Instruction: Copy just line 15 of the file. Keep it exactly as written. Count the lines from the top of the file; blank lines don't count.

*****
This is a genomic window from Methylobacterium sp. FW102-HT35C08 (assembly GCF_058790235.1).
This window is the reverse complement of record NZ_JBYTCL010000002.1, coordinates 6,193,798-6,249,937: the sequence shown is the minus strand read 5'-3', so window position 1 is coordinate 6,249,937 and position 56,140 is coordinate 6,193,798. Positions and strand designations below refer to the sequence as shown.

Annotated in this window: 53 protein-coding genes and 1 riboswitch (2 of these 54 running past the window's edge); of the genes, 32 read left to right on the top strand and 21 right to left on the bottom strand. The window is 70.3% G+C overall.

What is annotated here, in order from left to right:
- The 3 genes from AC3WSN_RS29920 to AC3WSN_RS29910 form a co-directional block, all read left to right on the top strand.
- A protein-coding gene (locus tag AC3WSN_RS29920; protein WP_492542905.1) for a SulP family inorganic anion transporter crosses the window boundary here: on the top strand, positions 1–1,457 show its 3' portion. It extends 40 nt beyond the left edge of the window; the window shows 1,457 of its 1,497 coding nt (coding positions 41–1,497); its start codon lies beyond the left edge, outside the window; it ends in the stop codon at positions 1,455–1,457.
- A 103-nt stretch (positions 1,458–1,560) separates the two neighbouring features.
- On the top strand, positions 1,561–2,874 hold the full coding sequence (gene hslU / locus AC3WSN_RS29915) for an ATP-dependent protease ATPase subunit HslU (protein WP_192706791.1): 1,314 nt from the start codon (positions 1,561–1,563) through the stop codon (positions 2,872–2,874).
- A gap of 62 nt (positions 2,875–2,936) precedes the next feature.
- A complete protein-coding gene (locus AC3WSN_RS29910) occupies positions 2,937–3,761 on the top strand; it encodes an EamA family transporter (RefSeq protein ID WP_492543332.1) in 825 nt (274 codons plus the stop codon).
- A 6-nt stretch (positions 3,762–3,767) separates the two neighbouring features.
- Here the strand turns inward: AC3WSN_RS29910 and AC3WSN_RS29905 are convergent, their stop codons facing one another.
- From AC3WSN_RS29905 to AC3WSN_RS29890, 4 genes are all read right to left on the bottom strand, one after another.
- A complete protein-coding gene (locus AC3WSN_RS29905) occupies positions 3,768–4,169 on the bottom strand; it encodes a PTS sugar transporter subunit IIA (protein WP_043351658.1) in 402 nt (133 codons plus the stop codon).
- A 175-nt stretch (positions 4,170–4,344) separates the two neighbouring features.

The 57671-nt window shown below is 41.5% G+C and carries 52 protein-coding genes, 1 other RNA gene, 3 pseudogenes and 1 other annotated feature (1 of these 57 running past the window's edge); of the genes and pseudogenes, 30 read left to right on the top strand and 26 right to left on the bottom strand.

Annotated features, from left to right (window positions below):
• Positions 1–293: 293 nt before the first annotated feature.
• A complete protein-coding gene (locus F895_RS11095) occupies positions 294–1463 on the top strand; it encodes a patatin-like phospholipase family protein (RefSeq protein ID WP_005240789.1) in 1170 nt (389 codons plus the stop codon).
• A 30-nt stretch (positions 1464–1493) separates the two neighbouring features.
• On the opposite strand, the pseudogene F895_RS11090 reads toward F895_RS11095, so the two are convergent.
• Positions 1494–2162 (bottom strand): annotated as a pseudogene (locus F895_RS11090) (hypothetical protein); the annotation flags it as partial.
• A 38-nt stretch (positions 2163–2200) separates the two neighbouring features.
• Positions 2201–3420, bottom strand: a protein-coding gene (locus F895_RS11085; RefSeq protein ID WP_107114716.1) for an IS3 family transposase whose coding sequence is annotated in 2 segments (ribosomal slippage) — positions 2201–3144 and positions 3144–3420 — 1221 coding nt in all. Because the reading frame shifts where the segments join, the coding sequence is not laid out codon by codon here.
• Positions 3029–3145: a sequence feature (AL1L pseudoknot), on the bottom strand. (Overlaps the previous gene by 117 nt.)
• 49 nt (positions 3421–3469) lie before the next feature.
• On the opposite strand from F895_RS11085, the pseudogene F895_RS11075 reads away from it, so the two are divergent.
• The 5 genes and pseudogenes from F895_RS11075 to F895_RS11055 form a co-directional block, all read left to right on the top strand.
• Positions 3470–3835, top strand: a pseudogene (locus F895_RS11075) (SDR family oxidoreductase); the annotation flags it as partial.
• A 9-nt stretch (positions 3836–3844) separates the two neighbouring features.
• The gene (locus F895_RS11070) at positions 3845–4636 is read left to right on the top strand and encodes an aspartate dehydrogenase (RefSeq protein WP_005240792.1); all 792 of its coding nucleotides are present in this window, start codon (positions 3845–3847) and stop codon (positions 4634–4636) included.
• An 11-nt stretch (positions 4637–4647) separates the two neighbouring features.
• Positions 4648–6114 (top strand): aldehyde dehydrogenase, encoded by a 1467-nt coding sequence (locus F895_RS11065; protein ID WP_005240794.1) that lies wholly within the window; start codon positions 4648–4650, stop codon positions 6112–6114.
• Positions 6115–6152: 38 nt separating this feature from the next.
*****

- A 175-nt stretch (positions 4,170–4,344) separates the two neighbouring features.